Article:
Cultivating mindfulness: effects on well-being

J Clin Psychol. 2008 Jul;64(7):840-62. doi: 10.1002/jclp.20491.


There has been great interest in determining if mindfulness can be cultivated and if this cultivation leads to well-being. The current study offers preliminary evidence that at least one aspect of mindfulness, measured by the Mindful Attention and Awareness Scale (MAAS; K. W. Brown & R. M. Ryan, 2003), can be cultivated and does mediate positive outcomes. Further, adherence to the practices taught during the meditation-based interventions predicted positive outcomes. College undergraduates were randomly allocated between training in two distinct meditation-based interventions, Mindfulness Based Stress Reduction (MBSR; J. Kabat-Zinn, 1990; n=15) and E. Easwaran's (1978/1991) Eight Point Program (EPP; n=14), or a waitlist control (n=15). Pretest, posttest, and 8-week follow-up data were gathered on self-report outcome measures. Compared to controls, participants in both treatment groups (n=29) demonstrated increases in mindfulness at 8-week follow-up. Further, increases in mindfulness mediated reductions in perceived stress and rumination. These results suggest that distinct meditation-based practices can increase mindfulness as measured by the MAAS, which may partly mediate benefits. Implications and future directions are discussed.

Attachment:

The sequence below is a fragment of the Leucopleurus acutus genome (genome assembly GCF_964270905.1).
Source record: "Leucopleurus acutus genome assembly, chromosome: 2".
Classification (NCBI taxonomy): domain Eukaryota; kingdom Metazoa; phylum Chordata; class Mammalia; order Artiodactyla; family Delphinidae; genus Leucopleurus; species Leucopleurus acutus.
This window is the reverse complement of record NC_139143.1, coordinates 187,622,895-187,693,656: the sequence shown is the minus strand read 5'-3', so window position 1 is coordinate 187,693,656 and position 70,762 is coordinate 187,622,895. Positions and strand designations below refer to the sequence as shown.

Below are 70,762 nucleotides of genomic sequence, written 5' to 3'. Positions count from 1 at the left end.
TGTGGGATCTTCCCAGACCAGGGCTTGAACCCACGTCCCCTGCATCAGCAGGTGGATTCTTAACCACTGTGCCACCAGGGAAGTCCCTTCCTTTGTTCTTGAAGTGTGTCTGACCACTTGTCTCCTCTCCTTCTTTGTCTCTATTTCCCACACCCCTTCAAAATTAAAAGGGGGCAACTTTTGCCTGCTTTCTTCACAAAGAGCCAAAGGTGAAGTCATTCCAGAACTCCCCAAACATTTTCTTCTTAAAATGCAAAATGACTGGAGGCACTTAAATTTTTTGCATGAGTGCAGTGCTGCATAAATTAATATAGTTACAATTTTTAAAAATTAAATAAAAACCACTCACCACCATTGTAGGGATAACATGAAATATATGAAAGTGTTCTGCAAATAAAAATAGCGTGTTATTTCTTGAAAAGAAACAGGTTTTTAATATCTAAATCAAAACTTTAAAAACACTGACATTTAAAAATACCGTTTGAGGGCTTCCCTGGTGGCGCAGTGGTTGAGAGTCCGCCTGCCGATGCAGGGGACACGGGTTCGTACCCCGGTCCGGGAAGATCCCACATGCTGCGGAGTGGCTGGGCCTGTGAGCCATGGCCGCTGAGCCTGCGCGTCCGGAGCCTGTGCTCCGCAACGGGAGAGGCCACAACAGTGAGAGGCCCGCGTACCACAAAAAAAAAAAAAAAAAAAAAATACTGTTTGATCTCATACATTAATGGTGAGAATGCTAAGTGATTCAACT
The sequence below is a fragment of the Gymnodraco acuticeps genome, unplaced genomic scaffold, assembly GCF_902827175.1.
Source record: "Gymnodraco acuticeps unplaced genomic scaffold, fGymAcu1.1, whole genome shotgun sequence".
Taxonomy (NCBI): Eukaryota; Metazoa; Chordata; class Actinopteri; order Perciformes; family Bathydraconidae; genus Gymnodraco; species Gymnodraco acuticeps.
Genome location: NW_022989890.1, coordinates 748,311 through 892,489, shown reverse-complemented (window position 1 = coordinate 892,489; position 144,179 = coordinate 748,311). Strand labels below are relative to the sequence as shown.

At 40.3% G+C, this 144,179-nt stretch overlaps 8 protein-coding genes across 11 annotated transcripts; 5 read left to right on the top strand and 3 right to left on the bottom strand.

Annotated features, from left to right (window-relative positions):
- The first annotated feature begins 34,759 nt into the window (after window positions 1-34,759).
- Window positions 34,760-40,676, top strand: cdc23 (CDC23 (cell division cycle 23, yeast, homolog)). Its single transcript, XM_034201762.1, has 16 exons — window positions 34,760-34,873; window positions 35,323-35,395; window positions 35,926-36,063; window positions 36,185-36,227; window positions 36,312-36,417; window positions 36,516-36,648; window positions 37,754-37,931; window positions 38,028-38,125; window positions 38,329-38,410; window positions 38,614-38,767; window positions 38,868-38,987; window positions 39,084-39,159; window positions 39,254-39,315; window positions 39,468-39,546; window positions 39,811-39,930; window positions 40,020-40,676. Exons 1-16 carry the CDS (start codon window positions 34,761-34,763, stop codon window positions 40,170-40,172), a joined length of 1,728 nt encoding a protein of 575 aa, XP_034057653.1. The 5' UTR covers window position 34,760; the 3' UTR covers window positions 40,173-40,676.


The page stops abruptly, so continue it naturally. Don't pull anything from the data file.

Publication types

  • Comparative Study
  • Randomized Controlled Trial
  • Research Support, Non-U.S. Gov't

MeSH terms

  • Adaptation, Psychological
  • Adolescent
  • Adult
  • Attention*
  • Attitude
  • Awareness*
  • Control Groups
  • Female
  • Follow-Up Studies
  • Humans
  • Intention
  • Male
  • Medical Records
  • Meditation / methods*
  • Models, Psychological
  • Patient Compliance
  • Personality Inventory
  • Psychometrics
  • Quality of Life
  • Stress, Psychological / psychology
  • Stress, Psychological / therapy*
  • Thinking
  • Treatment Outcome
  • Waiting Lists